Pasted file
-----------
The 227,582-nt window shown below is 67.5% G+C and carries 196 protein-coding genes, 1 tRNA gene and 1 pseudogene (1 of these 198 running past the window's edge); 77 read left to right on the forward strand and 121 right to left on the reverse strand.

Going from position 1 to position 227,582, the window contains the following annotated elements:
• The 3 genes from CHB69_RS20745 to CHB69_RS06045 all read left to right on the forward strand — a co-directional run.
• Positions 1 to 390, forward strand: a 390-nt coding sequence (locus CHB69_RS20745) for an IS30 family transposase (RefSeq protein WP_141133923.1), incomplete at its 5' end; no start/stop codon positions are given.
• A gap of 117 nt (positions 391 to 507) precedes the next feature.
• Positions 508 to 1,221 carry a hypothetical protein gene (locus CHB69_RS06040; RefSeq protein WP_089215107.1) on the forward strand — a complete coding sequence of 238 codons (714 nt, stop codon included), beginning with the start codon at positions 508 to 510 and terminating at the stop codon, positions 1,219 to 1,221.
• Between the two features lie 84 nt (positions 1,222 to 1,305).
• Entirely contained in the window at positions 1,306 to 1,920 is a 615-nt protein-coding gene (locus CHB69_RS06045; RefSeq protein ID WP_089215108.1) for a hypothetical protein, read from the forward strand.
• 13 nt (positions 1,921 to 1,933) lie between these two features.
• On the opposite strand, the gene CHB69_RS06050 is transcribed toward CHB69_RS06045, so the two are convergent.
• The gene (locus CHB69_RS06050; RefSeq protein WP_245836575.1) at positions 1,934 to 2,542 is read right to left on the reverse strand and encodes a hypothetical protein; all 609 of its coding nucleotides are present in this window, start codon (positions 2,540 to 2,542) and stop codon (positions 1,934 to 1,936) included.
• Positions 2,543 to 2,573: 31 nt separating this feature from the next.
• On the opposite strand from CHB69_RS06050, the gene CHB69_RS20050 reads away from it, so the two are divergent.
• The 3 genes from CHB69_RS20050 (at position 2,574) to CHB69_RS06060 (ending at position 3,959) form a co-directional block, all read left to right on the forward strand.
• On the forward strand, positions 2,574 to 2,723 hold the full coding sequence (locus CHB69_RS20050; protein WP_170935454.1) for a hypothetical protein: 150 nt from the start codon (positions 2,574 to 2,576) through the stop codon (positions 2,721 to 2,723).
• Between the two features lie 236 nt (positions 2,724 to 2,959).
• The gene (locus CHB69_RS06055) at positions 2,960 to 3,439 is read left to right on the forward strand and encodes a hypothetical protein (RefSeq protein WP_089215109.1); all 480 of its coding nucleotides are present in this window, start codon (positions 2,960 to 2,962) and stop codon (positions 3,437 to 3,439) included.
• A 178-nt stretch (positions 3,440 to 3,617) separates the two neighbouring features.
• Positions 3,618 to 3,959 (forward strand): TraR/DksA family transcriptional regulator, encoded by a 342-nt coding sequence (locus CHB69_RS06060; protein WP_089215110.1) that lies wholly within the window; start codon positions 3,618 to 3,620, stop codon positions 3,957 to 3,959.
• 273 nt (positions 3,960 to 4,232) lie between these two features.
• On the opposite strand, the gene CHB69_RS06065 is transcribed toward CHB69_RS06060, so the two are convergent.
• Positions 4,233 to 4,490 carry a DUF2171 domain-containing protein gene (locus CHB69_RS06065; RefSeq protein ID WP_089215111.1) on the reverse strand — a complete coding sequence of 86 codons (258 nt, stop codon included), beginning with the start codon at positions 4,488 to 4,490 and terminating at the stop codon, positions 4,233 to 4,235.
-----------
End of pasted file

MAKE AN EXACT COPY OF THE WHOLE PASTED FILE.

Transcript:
The 227,582-nt window shown below is 67.5% G+C and carries 196 protein-coding genes, 1 tRNA gene and 1 pseudogene (1 of these 198 running past the window's edge); 77 read left to right on the forward strand and 121 right to left on the reverse strand.

Going from position 1 to position 227,582, the window contains the following annotated elements:
• The 3 genes from CHB69_RS20745 to CHB69_RS06045 all read left to right on the forward strand — a co-directional run.
• Positions 1 to 390, forward strand: a 390-nt coding sequence (locus CHB69_RS20745) for an IS30 family transposase (RefSeq protein WP_141133923.1), incomplete at its 5' end; no start/stop codon positions are given.
• A gap of 117 nt (positions 391 to 507) precedes the next feature.
• Positions 508 to 1,221 carry a hypothetical protein gene (locus CHB69_RS06040; RefSeq protein WP_089215107.1) on the forward strand — a complete coding sequence of 238 codons (714 nt, stop codon included), beginning with the start codon at positions 508 to 510 and terminating at the stop codon, positions 1,219 to 1,221.
• Between the two features lie 84 nt (positions 1,222 to 1,305).
• Entirely contained in the window at positions 1,306 to 1,920 is a 615-nt protein-coding gene (locus CHB69_RS06045; RefSeq protein ID WP_089215108.1) for a hypothetical protein, read from the forward strand.
• 13 nt (positions 1,921 to 1,933) lie between these two features.
• On the opposite strand, the gene CHB69_RS06050 is transcribed toward CHB69_RS06045, so the two are convergent.
• The gene (locus CHB69_RS06050; RefSeq protein WP_245836575.1) at positions 1,934 to 2,542 is read right to left on the reverse strand and encodes a hypothetical protein; all 609 of its coding nucleotides are present in this window, start codon (positions 2,540 to 2,542) and stop codon (positions 1,934 to 1,936) included.
• Positions 2,543 to 2,573: 31 nt separating this feature from the next.
• On the opposite strand from CHB69_RS06050, the gene CHB69_RS20050 reads away from it, so the two are divergent.
• The 3 genes from CHB69_RS20050 (at position 2,574) to CHB69_RS06060 (ending at position 3,959) form a co-directional block, all read left to right on the forward strand.
• On the forward strand, positions 2,574 to 2,723 hold the full coding sequence (locus CHB69_RS20050; protein WP_170935454.1) for a hypothetical protein: 150 nt from the start codon (positions 2,574 to 2,576) through the stop codon (positions 2,721 to 2,723).
• Between the two features lie 236 nt (positions 2,724 to 2,959).
• The gene (locus CHB69_RS06055) at positions 2,960 to 3,439 is read left to right on the forward strand and encodes a hypothetical protein (RefSeq protein WP_089215109.1); all 480 of its coding nucleotides are present in this window, start codon (positions 2,960 to 2,962) and stop codon (positions 3,437 to 3,439) included.
• A 178-nt stretch (positions 3,440 to 3,617) separates the two neighbouring features.
• Positions 3,618 to 3,959 (forward strand): TraR/DksA family transcriptional regulator, encoded by a 342-nt coding sequence (locus CHB69_RS06060; protein WP_089215110.1) that lies wholly within the window; start codon positions 3,618 to 3,620, stop codon positions 3,957 to 3,959.
• 273 nt (positions 3,960 to 4,232) lie between these two features.
• On the opposite strand, the gene CHB69_RS06065 is transcribed toward CHB69_RS06060, so the two are convergent.
• Positions 4,233 to 4,490 carry a DUF2171 domain-containing protein gene (locus CHB69_RS06065; RefSeq protein ID WP_089215111.1) on the reverse strand — a complete coding sequence of 86 codons (258 nt, stop codon included), beginning with the start codon at positions 4,488 to 4,490 and terminating at the stop codon, positions 4,233 to 4,235.